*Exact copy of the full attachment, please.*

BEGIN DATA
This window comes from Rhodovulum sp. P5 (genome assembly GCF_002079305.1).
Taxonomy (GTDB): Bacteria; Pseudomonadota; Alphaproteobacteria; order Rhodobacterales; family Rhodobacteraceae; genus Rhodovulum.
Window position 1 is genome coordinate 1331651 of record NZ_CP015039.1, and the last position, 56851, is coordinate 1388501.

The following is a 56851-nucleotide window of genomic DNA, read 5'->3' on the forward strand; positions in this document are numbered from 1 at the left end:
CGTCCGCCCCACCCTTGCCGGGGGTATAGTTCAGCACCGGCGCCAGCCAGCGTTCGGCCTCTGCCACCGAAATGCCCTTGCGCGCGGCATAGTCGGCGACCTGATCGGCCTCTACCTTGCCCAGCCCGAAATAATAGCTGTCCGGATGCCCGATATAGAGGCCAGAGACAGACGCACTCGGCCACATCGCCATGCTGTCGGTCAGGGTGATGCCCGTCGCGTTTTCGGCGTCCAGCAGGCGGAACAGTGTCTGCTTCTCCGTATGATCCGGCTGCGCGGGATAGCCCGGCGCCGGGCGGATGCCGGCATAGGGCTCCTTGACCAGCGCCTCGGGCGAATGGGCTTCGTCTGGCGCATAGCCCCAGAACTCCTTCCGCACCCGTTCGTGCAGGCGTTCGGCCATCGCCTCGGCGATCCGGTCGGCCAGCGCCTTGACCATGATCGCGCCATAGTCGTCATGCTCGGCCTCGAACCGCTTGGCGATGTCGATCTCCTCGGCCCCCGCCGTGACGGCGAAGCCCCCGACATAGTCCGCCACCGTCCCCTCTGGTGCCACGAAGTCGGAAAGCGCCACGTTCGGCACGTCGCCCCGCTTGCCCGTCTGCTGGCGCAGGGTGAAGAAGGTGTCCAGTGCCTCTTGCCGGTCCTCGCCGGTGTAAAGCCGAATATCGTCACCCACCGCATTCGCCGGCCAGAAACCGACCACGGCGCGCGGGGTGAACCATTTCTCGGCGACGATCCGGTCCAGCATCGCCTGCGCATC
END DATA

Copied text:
This window comes from Rhodovulum sp. P5 (genome assembly GCF_002079305.1).
Taxonomy (GTDB): Bacteria; Pseudomonadota; Alphaproteobacteria; order Rhodobacterales; family Rhodobacteraceae; genus Rhodovulum.
Window position 1 is genome coordinate 1331651 of record NZ_CP015039.1, and the last position, 56851, is coordinate 1388501.

The following is a 56851-nucleotide window of genomic DNA, read 5'->3' on the forward strand; positions in this document are numbered from 1 at the left end:
CGTCCGCCCCACCCTTGCCGGGGGTATAGTTCAGCACCGGCGCCAGCCAGCGTTCGGCCTCTGCCACCGAAATGCCCTTGCGCGCGGCATAGTCGGCGACCTGATCGGCCTCTACCTTGCCCAGCCCGAAATAATAGCTGTCCGGATGCCCGATATAGAGGCCAGAGACAGACGCACTCGGCCACATCGCCATGCTGTCGGTCAGGGTGATGCCCGTCGCGTTTTCGGCGTCCAGCAGGCGGAACAGTGTCTGCTTCTCCGTATGATCCGGCTGCGCGGGATAGCCCGGCGCCGGGCGGATGCCGGCATAGGGCTCCTTGACCAGCGCCTCGGGCGAATGGGCTTCGTCTGGCGCATAGCCCCAGAACTCCTTCCGCACCCGTTCGTGCAGGCGTTCGGCCATCGCCTCGGCGATCCGGTCGGCCAGCGCCTTGACCATGATCGCGCCATAGTCGTCATGCTCGGCCTCGAACCGCTTGGCGATGTCGATCTCCTCGGCCCCCGCCGTGACGGCGAAGCCCCCGACATAGTCCGCCACCGTCCCCTCTGGTGCCACGAAGTCGGAAAGCGCCACGTTCGGCACGTCGCCCCGCTTGCCCGTCTGCTGGCGCAGGGTGAAGAAGGTGTCCAGTGCCTCTTGCCGGTCCTCGCCGGTGTAAAGCCGAATATCGTCACCCACCGCATTCGCCGGCCAGAAACCGACCACGGCGCGCGGGGTGAACCATTTCTCGGCGACGATCCGGTCCAGCATCGCCTGCGCATC